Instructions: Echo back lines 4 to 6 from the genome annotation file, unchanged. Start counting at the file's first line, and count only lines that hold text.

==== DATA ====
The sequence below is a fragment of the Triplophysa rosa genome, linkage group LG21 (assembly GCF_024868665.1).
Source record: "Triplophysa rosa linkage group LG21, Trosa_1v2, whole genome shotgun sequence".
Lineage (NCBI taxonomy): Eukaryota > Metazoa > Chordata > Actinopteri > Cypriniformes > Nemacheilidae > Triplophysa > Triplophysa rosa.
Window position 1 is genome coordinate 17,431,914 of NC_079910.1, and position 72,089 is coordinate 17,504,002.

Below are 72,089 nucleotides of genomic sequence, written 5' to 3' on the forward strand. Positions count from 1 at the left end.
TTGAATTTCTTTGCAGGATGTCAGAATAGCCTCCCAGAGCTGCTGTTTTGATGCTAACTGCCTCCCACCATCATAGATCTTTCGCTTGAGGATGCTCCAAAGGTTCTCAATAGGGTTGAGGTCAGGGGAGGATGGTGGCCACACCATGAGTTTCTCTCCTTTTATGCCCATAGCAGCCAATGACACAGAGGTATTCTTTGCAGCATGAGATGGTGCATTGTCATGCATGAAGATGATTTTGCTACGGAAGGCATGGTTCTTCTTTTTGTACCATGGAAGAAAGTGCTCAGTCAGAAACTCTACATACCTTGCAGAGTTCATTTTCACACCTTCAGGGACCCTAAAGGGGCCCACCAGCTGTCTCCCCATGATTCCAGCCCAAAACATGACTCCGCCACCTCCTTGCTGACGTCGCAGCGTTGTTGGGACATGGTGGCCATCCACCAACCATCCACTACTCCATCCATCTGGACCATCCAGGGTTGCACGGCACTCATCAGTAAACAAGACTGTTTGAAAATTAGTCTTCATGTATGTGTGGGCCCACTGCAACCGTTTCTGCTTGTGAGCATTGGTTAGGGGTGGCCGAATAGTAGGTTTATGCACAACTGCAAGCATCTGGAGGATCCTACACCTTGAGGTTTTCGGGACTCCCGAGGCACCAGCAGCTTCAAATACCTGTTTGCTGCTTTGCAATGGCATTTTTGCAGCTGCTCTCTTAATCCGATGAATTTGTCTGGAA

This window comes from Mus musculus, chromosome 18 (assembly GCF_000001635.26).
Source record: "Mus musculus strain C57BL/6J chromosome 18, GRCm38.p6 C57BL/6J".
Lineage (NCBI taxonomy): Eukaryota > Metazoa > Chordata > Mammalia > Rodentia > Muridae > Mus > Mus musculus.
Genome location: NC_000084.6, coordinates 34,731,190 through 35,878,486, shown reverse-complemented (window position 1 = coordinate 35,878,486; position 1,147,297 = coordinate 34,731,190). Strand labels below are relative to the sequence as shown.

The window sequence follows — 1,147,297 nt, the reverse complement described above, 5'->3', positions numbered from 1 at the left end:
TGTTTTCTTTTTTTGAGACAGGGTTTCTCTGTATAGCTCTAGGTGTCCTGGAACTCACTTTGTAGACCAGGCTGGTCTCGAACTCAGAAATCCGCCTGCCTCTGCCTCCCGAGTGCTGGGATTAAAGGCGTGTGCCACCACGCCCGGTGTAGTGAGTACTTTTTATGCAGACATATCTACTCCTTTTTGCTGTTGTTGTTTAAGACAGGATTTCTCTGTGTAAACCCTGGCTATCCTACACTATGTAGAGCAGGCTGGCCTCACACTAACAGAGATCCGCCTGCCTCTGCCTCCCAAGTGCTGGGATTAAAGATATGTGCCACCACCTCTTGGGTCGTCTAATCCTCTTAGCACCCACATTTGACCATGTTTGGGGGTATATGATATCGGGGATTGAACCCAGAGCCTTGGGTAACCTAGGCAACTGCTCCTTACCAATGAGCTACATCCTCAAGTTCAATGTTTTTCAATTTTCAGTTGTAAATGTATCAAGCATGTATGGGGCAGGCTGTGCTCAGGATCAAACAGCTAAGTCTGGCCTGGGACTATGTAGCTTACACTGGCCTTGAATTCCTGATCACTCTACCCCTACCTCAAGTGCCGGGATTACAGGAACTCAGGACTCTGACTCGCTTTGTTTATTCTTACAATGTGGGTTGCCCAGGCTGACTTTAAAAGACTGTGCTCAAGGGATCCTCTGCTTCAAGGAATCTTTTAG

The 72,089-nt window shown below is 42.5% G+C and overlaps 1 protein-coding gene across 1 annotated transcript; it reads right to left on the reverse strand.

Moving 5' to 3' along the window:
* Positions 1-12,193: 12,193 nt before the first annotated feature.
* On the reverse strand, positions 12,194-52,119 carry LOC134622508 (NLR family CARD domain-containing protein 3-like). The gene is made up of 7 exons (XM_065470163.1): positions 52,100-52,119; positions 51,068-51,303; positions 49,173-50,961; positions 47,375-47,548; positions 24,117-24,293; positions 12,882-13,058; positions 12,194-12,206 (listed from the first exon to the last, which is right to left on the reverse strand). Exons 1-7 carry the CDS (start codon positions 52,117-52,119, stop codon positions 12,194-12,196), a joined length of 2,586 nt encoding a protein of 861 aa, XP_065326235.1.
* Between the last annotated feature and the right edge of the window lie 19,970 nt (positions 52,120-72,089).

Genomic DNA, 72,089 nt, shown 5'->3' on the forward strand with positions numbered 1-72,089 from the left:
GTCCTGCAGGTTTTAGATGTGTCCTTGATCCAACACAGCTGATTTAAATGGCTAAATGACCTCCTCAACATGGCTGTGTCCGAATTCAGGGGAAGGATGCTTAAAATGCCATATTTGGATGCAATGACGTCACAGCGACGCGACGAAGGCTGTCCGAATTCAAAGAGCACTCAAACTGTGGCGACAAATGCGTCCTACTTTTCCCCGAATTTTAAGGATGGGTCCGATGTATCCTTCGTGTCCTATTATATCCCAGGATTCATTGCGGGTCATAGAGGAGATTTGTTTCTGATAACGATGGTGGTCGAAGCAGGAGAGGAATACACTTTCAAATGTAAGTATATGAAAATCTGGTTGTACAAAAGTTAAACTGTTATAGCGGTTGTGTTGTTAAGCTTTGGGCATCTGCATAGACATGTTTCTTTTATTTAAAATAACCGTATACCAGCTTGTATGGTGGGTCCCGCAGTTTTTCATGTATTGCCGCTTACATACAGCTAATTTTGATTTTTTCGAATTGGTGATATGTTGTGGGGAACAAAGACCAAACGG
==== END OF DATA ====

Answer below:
Window position 1 is genome coordinate 17,431,914 of NC_079910.1, and position 72,089 is coordinate 17,504,002.

Below are 72,089 nucleotides of genomic sequence, written 5' to 3' on the forward strand. Positions count from 1 at the left end.
TTGAATTTCTTTGCAGGATGTCAGAATAGCCTCCCAGAGCTGCTGTTTTGATGCTAACTGCCTCCCACCATCATAGATCTTTCGCTTGAGGATGCTCCAAAGGTTCTCAATAGGGTTGAGGTCAGGGGAGGATGGTGGCCACACCATGAGTTTCTCTCCTTTTATGCCCATAGCAGCCAATGACACAGAGGTATTCTTTGCAGCATGAGATGGTGCATTGTCATGCATGAAGATGATTTTGCTACGGAAGGCATGGTTCTTCTTTTTGTACCATGGAAGAAAGTGCTCAGTCAGAAACTCTACATACCTTGCAGAGTTCATTTTCACACCTTCAGGGACCCTAAAGGGGCCCACCAGCTGTCTCCCCATGATTCCAGCCCAAAACATGACTCCGCCACCTCCTTGCTGACGTCGCAGCGTTGTTGGGACATGGTGGCCATCCACCAACCATCCACTACTCCATCCATCTGGACCATCCAGGGTTGCACGGCACTCATCAGTAAACAAGACTGTTTGAAAATTAGTCTTCATGTATGTGTGGGCCCACTGCAACCGTTTCTGCTTGTGAGCATTGGTTAGGGGTGGCCGAATAGTAGGTTTATGCACAACTGCAAGCATCTGGAGGATCCTACACCTTGAGGTTTTCGGGACTCCCGAGGCACCAGCAGCTTCAAATACCTGTTTGCTGCTTTGCAATGGCATTTTTGCAGCTGCTCTCTTAATCCGATGAATTTGTCTGGAA